The rules of the award are:
  • Thank the giver and link back to the blogger who gave it to you.
  • Reveal your top 5 picks and let them know by leaving a comment on their blog.
  • Copy and paste the award on your blog.
  • Have faith that your followers will spread the love to other bloggers.
  • And most of all - have bloggity-blog fun.

I'm incredibly lucky to have such wonderful individuals commenting on my blog but here are the five who drop in most often:
  1. Kelly Hashway of Kelly Hashway's Books
  2. Shelly of The Life of a Novice Writer
  3. Karen of Bibliophilic Blather
  4. Dawn of Dawn Brazil's Brilliant Babbles about Books
  5. Russo of Challenging the Gnome
Thank you to Kelly, Shelly, Karen, Dawn and Russo, but also to all of you who pop in to see me. 

Tuesday, 16 August 2011

When life races by

When the days, and the nights,
slip by in the pass of a hand,
and the details of your life
blur into a shade of mud,
search for these things -
the touch of the grass,
the breath of the sky,
and the reach of the trees.

Monday, 8 August 2011

Photo Inspiration for August

The photographs below were all taken at the weekend on our family walk in Hawarden in North Wales. Some have been 'enlivened' with extra colour but others are just as we saw them. Enjoy.

Friday, 5 August 2011

Follow Friday

Okay, I know that #followfriday (or #ff) is a hashtag on Twitter but I reckon it's an excellent thing to do on a Friday blog post too. So here we go.


This started out as a hashtag for a small community of writers to converse on Twitter and flag up their posts to each other. Started by the writer Johanna Harness, the small community grew, the hashtag won an award (2010 Christopher Al-Asward Prize) and now #amwriting has a physical online presence. This website is an excellent resource for writers with an author directory, the opportunity to see your blog posts online, and many helpful articles. Although I've been using this hashtag since last year, I only recently registered on the website. You don't have to be registered to use the website but I think the free registration on this site is well worth the time. Have a look.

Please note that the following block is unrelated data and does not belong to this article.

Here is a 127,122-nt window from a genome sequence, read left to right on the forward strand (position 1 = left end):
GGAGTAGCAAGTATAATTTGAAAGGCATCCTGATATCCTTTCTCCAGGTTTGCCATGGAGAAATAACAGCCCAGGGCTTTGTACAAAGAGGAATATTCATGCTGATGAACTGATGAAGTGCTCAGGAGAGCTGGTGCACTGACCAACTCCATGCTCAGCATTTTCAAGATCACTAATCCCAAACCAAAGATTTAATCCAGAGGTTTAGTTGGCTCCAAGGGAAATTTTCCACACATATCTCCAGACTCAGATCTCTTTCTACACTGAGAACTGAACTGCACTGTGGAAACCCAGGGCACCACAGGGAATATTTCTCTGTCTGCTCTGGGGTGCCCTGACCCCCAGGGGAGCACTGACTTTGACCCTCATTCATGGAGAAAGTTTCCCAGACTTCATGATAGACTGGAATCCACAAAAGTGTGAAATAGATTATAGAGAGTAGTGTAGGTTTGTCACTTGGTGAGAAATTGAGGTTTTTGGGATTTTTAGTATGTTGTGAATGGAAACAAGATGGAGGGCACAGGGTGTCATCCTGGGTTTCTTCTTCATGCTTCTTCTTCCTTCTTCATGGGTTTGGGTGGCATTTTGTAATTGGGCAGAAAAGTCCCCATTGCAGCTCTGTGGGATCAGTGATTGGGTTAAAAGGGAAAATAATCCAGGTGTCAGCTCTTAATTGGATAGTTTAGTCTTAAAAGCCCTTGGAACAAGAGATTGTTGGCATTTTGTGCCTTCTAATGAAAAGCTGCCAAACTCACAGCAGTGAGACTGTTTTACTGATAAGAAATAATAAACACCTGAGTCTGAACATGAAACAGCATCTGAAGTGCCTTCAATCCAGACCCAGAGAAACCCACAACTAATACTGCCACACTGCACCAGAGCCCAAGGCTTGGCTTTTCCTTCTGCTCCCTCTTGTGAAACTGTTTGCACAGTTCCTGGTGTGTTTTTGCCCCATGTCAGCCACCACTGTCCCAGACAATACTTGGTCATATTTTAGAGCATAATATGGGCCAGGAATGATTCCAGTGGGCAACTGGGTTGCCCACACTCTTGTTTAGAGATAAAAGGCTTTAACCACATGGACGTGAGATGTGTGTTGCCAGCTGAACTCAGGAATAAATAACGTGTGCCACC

Neil Gaiman

Neil Gaiman is a writing hero of mine. I was introduced to his writing through the novel Good Omens which was written jointly with Terry Pratchett (another of my writing heroes). Sarcastic, sometimes outright funny and hugely imaginative, this horror/fantasy novel flags up the best of each writer's voice. I especially loved the terrier from Hell (really, it's a hell hound, just very small). After that I read Neverwhere and suddenly remembered that I'd seen this story as a TV series which I had loved. I always thought there was more to the London tube system than just a way to get around. Upon further investigation, I discovered that Gaiman is an immensely diverse writer. His body of work includes TV, film, novels, graphic comics and theatre. His website (click on his name above to get there) is interesting, constantly updated and very representative of his unique voice. To me, it's what a writer's website should be. He tweets as neilhimself on a regular basis.

Dawn Brazil's Brilliant Babbles about Books

I can't actually remember how I came across Dawn and her blog. I think it may have been through the She Writes community or possibly on one of  Meg Waite Clayton's blog hops. Dawn describes herself as an 'aspiring author' who has written two books and is working on a third. Her genre is young adult science fiction and fantasy. Her blog features tips for fellow writers, news on her writing projects and her comments on life in general. Do pop on over there and say hello.

Creative Boom

I think I'll use Creative Boom's own words to tell you what it is and does,

"an online magazine and free network community that aims to celebrate, inspire and support the creative industries throughout the UK".

Started in 2009 by Katy Cowan, the site has grown since then and includes twelve main regional 'hubs' plus a national   UK home page. This is a great resource that provides news, articles, a job board and much much more for us creative types. It provides an opportunity to collaborate, network and generally get noticed.

Kelly Hashway

Kelly is a published writer of novels for children and young adults. She runs a wonderful website that features news on her books (and how to buy them), plus helpful posts and prompts for fellow writers. This lovely lady always responds to comments on her site and is a frequent commenter on my blog. Please do have a look at her site.